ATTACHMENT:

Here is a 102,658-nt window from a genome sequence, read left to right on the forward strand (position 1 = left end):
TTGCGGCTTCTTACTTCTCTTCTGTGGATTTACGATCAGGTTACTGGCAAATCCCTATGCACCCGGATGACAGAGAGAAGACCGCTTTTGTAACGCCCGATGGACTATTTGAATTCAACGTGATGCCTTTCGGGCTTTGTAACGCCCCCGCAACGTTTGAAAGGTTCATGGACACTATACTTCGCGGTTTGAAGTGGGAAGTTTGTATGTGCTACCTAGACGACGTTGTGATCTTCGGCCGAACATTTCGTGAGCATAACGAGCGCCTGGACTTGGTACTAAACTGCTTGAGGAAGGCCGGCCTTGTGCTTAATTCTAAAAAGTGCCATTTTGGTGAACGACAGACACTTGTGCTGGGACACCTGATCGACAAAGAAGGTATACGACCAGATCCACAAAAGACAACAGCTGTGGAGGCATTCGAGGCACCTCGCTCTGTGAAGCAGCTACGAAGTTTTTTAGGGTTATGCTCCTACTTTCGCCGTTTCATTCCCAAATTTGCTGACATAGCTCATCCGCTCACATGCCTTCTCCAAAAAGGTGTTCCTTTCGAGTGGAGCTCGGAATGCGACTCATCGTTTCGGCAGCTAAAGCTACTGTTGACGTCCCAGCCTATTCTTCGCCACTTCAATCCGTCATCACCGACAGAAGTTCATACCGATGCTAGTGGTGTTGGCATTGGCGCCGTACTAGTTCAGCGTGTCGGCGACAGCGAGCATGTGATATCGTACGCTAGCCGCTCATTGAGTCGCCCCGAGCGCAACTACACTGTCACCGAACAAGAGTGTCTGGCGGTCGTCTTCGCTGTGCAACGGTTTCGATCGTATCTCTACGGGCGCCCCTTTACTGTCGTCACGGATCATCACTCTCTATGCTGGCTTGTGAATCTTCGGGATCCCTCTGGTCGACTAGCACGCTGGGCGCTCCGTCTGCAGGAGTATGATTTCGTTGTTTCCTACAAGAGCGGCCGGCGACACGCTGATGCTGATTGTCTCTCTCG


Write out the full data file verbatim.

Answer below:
Here is a 102,658-nt window from a genome sequence, read left to right on the forward strand (position 1 = left end):
TTGCGGCTTCTTACTTCTCTTCTGTGGATTTACGATCAGGTTACTGGCAAATCCCTATGCACCCGGATGACAGAGAGAAGACCGCTTTTGTAACGCCCGATGGACTATTTGAATTCAACGTGATGCCTTTCGGGCTTTGTAACGCCCCCGCAACGTTTGAAAGGTTCATGGACACTATACTTCGCGGTTTGAAGTGGGAAGTTTGTATGTGCTACCTAGACGACGTTGTGATCTTCGGCCGAACATTTCGTGAGCATAACGAGCGCCTGGACTTGGTACTAAACTGCTTGAGGAAGGCCGGCCTTGTGCTTAATTCTAAAAAGTGCCATTTTGGTGAACGACAGACACTTGTGCTGGGACACCTGATCGACAAAGAAGGTATACGACCAGATCCACAAAAGACAACAGCTGTGGAGGCATTCGAGGCACCTCGCTCTGTGAAGCAGCTACGAAGTTTTTTAGGGTTATGCTCCTACTTTCGCCGTTTCATTCCCAAATTTGCTGACATAGCTCATCCGCTCACATGCCTTCTCCAAAAAGGTGTTCCTTTCGAGTGGAGCTCGGAATGCGACTCATCGTTTCGGCAGCTAAAGCTACTGTTGACGTCCCAGCCTATTCTTCGCCACTTCAATCCGTCATCACCGACAGAAGTTCATACCGATGCTAGTGGTGTTGGCATTGGCGCCGTACTAGTTCAGCGTGTCGGCGACAGCGAGCATGTGATATCGTACGCTAGCCGCTCATTGAGTCGCCCCGAGCGCAACTACACTGTCACCGAACAAGAGTGTCTGGCGGTCGTCTTCGCTGTGCAACGGTTTCGATCGTATCTCTACGGGCGCCCCTTTACTGTCGTCACGGATCATCACTCTCTATGCTGGCTTGTGAATCTTCGGGATCCCTCTGGTCGACTAGCACGCTGGGCGCTCCGTCTGCAGGAGTATGATTTCGTTGTTTCCTACAAGAGCGGCCGGCGACACGCTGATGCTGATTGTCTCTCTCG